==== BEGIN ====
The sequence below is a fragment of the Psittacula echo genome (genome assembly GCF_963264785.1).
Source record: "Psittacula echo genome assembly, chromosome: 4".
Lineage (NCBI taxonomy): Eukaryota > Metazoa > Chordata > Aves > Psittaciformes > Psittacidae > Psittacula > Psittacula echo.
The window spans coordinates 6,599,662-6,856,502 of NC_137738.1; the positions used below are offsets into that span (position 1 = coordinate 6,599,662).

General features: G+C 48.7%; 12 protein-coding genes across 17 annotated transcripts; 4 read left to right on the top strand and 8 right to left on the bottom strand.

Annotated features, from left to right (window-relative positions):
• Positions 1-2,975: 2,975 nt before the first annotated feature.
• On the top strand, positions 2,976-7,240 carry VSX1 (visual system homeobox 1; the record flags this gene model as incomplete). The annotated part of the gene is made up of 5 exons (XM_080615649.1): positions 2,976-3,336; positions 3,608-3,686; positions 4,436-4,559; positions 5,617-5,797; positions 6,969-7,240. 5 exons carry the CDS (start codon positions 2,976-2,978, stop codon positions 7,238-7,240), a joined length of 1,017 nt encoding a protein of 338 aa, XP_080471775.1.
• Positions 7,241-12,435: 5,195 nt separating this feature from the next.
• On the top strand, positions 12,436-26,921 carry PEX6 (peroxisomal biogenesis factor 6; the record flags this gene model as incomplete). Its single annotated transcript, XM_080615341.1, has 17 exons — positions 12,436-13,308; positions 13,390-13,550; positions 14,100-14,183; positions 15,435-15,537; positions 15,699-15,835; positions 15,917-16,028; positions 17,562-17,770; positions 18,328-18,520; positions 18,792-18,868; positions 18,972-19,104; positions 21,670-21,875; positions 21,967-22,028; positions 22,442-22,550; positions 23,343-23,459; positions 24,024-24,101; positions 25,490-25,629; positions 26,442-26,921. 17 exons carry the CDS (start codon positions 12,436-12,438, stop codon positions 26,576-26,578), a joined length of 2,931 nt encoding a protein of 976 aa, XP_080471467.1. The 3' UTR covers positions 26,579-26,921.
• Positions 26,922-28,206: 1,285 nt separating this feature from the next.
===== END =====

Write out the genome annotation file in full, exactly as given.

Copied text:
The sequence below is a fragment of the Psittacula echo genome (genome assembly GCF_963264785.1).
Source record: "Psittacula echo genome assembly, chromosome: 4".
Lineage (NCBI taxonomy): Eukaryota > Metazoa > Chordata > Aves > Psittaciformes > Psittacidae > Psittacula > Psittacula echo.
The window spans coordinates 6,599,662-6,856,502 of NC_137738.1; the positions used below are offsets into that span (position 1 = coordinate 6,599,662).

General features: G+C 48.7%; 12 protein-coding genes across 17 annotated transcripts; 4 read left to right on the top strand and 8 right to left on the bottom strand.

Annotated features, from left to right (window-relative positions):
• Positions 1-2,975: 2,975 nt before the first annotated feature.
• On the top strand, positions 2,976-7,240 carry VSX1 (visual system homeobox 1; the record flags this gene model as incomplete). The annotated part of the gene is made up of 5 exons (XM_080615649.1): positions 2,976-3,336; positions 3,608-3,686; positions 4,436-4,559; positions 5,617-5,797; positions 6,969-7,240. 5 exons carry the CDS (start codon positions 2,976-2,978, stop codon positions 7,238-7,240), a joined length of 1,017 nt encoding a protein of 338 aa, XP_080471775.1.
• Positions 7,241-12,435: 5,195 nt separating this feature from the next.
• On the top strand, positions 12,436-26,921 carry PEX6 (peroxisomal biogenesis factor 6; the record flags this gene model as incomplete). Its single annotated transcript, XM_080615341.1, has 17 exons — positions 12,436-13,308; positions 13,390-13,550; positions 14,100-14,183; positions 15,435-15,537; positions 15,699-15,835; positions 15,917-16,028; positions 17,562-17,770; positions 18,328-18,520; positions 18,792-18,868; positions 18,972-19,104; positions 21,670-21,875; positions 21,967-22,028; positions 22,442-22,550; positions 23,343-23,459; positions 24,024-24,101; positions 25,490-25,629; positions 26,442-26,921. 17 exons carry the CDS (start codon positions 12,436-12,438, stop codon positions 26,576-26,578), a joined length of 2,931 nt encoding a protein of 976 aa, XP_080471467.1. The 3' UTR covers positions 26,579-26,921.
• Positions 26,922-28,206: 1,285 nt separating this feature from the next.